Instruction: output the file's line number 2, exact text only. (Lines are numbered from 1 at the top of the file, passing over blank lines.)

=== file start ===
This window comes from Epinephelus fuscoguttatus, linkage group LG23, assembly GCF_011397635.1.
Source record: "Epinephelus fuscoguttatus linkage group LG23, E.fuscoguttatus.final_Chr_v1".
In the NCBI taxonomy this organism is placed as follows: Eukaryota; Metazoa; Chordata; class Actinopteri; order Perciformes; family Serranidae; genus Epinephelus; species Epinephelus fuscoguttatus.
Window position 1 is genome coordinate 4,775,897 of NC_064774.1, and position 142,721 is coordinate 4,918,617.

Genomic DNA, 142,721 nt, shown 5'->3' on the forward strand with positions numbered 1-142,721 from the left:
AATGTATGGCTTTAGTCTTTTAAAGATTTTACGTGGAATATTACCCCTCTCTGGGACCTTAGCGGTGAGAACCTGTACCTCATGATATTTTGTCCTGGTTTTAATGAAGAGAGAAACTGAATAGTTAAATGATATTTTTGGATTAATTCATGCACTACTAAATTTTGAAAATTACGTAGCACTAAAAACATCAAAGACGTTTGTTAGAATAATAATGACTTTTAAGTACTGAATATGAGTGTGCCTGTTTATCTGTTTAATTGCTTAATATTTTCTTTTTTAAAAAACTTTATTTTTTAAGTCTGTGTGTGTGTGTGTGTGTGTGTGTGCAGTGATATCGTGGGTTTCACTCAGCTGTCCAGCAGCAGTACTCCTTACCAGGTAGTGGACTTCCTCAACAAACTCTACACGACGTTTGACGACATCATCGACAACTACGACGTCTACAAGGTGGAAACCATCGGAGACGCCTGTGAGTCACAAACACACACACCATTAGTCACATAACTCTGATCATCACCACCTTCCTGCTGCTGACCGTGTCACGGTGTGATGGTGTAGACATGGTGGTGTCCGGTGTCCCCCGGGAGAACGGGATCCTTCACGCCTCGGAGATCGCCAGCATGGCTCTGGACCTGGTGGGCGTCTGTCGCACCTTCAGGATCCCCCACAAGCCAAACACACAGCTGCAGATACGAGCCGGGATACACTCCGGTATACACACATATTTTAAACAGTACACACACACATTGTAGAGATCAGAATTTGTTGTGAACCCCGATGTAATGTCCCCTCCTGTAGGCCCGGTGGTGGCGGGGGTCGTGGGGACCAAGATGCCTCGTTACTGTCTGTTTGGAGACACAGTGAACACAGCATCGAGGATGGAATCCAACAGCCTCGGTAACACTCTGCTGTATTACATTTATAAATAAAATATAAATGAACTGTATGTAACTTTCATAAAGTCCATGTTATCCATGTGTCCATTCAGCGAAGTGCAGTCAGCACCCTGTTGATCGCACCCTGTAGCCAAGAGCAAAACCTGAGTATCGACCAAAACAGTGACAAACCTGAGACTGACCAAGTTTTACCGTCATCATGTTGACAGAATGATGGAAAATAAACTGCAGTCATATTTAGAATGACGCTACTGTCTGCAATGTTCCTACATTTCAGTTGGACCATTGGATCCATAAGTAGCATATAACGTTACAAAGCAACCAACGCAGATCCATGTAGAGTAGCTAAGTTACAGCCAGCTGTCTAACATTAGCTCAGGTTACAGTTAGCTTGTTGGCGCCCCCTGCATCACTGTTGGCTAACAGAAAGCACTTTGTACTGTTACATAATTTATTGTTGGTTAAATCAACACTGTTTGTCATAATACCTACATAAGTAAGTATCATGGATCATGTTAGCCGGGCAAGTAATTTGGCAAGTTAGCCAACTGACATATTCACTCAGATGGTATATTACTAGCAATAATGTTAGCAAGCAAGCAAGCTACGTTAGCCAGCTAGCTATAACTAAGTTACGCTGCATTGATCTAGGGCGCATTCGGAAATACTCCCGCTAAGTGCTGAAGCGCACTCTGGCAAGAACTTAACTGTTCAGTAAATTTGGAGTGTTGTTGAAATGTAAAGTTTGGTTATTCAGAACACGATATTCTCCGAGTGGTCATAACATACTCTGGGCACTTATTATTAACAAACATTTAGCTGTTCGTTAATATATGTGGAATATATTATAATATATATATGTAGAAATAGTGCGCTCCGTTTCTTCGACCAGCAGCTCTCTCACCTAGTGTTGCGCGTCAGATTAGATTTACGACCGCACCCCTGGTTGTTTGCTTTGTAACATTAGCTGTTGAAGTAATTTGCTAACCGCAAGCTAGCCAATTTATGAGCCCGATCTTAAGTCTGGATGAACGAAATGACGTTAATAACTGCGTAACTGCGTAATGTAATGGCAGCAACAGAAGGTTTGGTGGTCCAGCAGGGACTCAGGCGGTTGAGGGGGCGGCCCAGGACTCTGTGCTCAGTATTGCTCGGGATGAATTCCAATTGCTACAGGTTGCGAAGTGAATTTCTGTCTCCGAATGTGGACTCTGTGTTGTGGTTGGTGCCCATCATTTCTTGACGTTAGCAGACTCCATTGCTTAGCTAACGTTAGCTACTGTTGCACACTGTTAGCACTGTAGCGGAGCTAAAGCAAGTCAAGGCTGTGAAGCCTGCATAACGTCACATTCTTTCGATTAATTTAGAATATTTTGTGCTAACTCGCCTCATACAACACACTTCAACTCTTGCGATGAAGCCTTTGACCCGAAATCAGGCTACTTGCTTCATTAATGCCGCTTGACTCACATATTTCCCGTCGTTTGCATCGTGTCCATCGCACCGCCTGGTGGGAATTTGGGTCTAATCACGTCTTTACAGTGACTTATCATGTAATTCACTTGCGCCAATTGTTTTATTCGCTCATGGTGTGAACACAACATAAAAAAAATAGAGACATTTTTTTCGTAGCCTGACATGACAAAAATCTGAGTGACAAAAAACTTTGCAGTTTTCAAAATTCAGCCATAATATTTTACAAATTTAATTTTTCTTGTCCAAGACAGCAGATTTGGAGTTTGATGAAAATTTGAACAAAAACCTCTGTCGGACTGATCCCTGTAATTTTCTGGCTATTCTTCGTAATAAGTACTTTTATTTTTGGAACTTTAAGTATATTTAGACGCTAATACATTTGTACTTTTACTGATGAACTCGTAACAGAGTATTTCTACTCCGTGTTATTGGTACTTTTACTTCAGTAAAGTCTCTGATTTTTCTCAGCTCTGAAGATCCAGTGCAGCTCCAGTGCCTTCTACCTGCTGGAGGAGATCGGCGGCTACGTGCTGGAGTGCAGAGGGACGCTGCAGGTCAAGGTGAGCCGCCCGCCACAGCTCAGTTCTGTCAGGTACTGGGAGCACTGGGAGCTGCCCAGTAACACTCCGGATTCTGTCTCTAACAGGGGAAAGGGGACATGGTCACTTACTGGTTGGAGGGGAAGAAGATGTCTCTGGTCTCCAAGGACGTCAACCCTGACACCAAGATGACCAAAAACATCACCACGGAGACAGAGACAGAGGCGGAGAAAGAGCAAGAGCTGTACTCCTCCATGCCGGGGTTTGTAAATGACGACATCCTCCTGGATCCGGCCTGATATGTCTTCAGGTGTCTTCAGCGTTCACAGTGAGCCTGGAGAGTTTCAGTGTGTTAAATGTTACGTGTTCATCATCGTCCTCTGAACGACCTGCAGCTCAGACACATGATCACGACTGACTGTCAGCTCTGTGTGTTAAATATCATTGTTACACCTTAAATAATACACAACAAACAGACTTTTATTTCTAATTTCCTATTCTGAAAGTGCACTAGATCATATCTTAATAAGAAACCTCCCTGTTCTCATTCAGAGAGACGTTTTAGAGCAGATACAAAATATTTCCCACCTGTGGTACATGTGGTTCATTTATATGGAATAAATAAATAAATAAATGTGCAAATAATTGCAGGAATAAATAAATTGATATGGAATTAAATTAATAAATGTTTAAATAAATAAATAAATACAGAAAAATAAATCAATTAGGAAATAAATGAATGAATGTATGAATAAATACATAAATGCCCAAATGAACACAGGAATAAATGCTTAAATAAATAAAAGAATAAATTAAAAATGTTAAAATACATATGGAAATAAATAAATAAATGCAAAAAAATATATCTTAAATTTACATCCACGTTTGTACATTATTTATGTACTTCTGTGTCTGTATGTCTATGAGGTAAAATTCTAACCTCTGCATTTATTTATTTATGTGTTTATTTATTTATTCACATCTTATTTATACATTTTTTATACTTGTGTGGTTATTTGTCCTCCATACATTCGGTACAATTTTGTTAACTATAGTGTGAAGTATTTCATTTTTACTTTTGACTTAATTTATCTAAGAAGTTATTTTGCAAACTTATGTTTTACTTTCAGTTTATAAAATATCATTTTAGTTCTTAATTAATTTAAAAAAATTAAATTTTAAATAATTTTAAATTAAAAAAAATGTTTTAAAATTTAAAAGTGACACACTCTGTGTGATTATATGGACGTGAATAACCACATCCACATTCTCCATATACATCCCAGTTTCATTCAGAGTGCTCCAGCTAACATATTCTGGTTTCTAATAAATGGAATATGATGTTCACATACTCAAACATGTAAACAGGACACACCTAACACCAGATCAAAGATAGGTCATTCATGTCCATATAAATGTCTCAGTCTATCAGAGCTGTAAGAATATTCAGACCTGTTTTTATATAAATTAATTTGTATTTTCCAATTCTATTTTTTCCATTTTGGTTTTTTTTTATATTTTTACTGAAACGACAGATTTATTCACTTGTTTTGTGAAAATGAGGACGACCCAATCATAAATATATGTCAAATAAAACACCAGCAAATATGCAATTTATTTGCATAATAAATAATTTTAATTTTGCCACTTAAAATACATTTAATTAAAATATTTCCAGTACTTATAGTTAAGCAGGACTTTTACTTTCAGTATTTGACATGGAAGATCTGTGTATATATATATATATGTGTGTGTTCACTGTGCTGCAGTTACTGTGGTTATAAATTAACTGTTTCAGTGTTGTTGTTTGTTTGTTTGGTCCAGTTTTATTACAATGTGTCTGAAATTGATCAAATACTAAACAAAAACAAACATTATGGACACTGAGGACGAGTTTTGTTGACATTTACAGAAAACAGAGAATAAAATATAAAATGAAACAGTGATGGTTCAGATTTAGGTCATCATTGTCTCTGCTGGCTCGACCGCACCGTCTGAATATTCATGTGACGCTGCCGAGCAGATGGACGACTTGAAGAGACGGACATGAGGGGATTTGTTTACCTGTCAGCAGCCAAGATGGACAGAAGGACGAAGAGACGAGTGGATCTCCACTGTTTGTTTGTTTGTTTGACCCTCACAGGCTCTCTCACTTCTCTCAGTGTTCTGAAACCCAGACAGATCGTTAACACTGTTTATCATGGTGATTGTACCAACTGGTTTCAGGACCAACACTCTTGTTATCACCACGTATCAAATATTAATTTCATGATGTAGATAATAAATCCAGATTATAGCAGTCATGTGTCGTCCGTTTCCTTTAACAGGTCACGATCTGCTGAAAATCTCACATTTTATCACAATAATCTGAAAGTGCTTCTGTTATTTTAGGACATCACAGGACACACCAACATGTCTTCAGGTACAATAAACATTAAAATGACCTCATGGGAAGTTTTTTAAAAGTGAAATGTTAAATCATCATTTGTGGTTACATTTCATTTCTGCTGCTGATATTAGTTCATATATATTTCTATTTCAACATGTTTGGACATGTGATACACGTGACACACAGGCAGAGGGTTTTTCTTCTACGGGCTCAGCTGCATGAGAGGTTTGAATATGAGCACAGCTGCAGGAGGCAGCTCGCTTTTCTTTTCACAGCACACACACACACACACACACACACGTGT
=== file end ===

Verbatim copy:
Source record: "Epinephelus fuscoguttatus linkage group LG23, E.fuscoguttatus.final_Chr_v1".